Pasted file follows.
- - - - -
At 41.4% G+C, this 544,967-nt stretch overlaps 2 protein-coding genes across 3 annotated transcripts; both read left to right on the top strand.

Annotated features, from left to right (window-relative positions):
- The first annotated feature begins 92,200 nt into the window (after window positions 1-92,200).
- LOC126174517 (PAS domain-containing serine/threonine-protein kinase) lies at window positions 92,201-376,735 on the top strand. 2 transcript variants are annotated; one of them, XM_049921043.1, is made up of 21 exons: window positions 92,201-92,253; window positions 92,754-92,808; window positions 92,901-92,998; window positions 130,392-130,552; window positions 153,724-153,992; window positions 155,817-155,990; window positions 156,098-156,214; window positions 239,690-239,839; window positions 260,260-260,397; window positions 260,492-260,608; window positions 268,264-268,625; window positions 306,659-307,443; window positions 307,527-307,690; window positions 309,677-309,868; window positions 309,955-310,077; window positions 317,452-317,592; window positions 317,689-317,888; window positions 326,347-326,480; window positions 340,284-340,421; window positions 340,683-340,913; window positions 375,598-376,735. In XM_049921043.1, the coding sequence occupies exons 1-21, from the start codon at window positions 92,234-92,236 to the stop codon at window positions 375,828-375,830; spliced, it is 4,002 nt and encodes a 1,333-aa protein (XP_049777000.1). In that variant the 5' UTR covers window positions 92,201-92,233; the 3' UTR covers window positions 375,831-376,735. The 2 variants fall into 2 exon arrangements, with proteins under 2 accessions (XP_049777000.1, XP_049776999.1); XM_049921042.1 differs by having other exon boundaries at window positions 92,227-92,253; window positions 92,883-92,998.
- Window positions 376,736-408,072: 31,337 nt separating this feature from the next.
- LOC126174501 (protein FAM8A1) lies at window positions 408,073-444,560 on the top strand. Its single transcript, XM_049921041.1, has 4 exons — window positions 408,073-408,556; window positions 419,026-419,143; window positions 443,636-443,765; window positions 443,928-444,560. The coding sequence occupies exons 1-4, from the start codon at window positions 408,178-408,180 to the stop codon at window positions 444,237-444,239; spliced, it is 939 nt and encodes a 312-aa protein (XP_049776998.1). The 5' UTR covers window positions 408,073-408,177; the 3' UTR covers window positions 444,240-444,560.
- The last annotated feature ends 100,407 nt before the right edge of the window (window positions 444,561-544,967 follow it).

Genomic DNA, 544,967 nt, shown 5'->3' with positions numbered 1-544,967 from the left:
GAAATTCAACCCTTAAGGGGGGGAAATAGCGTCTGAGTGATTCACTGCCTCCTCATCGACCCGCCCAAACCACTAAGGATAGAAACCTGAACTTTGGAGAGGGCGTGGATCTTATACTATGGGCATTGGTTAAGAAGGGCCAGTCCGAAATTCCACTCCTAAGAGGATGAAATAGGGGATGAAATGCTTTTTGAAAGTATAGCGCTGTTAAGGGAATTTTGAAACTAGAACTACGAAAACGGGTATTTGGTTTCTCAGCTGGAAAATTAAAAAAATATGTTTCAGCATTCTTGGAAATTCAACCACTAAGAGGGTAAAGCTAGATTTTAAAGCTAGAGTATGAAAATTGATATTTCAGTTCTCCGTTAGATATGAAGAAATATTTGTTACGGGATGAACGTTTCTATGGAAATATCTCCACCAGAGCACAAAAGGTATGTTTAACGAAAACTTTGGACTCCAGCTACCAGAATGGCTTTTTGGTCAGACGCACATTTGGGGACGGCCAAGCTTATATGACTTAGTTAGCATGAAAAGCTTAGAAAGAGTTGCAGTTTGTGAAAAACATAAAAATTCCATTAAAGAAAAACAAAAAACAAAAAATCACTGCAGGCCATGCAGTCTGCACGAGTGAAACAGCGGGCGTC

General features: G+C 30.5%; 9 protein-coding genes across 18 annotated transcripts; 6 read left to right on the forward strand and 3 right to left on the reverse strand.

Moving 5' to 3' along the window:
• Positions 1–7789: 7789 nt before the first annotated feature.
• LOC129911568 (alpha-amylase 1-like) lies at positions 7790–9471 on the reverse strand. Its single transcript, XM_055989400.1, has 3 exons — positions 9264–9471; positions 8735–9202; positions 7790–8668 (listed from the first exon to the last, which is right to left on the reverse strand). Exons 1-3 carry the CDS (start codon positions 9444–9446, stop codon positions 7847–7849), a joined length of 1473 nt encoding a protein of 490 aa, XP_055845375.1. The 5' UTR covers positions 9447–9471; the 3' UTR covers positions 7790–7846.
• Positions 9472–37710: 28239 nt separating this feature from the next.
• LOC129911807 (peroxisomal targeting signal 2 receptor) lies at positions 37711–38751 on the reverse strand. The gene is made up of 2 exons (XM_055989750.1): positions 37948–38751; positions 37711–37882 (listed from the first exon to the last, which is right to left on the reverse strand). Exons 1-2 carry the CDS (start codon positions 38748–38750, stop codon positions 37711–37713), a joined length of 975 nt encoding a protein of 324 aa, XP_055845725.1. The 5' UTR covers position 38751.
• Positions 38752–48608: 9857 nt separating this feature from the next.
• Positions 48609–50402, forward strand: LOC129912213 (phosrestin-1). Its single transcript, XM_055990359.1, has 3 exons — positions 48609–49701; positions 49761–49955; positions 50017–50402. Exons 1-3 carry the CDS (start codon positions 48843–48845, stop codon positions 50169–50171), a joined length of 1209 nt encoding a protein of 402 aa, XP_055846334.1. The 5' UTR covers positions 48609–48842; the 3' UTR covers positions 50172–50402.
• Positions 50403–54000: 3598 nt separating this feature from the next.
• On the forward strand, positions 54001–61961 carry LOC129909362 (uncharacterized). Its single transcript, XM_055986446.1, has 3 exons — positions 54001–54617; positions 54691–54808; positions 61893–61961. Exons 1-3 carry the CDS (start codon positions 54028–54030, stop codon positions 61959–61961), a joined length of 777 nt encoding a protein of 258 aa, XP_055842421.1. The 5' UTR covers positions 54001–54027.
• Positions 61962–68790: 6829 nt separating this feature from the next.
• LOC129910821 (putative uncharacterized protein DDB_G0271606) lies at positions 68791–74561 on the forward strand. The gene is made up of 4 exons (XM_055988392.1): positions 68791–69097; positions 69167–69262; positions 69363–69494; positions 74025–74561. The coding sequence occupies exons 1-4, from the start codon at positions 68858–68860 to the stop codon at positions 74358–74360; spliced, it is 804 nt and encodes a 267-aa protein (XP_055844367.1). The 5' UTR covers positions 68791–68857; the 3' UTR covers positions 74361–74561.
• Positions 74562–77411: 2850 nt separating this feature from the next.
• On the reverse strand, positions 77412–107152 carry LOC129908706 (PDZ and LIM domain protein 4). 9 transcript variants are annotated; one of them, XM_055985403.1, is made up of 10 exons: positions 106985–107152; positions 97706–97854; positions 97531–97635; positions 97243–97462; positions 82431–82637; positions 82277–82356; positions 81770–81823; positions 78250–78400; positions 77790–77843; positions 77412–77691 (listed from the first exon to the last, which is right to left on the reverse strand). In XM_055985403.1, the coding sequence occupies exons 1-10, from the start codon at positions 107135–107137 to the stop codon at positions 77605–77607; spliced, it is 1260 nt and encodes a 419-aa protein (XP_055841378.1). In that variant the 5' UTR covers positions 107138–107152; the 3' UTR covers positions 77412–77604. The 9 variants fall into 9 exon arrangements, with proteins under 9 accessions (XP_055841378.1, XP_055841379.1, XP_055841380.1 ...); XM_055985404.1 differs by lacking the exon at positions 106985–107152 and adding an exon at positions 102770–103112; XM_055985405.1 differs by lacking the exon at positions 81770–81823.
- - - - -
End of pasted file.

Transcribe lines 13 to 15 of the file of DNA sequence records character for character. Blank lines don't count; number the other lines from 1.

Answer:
• LOC129911568 (alpha-amylase 1-like) lies at positions 7790–9471 on the reverse strand. Its single transcript, XM_055989400.1, has 3 exons — positions 9264–9471; positions 8735–9202; positions 7790–8668 (listed from the first exon to the last, which is right to left on the reverse strand). Exons 1-3 carry the CDS (start codon positions 9444–9446, stop codon positions 7847–7849), a joined length of 1473 nt encoding a protein of 490 aa, XP_055845375.1. The 5' UTR covers positions 9447–9471; the 3' UTR covers positions 7790–7846.
• Positions 9472–37710: 28239 nt separating this feature from the next.
• LOC129911807 (peroxisomal targeting signal 2 receptor) lies at positions 37711–38751 on the reverse strand. The gene is made up of 2 exons (XM_055989750.1): positions 37948–38751; positions 37711–37882 (listed from the first exon to the last, which is right to left on the reverse strand). Exons 1-2 carry the CDS (start codon positions 38748–38750, stop codon positions 37711–37713), a joined length of 975 nt encoding a protein of 324 aa, XP_055845725.1. The 5' UTR covers position 38751.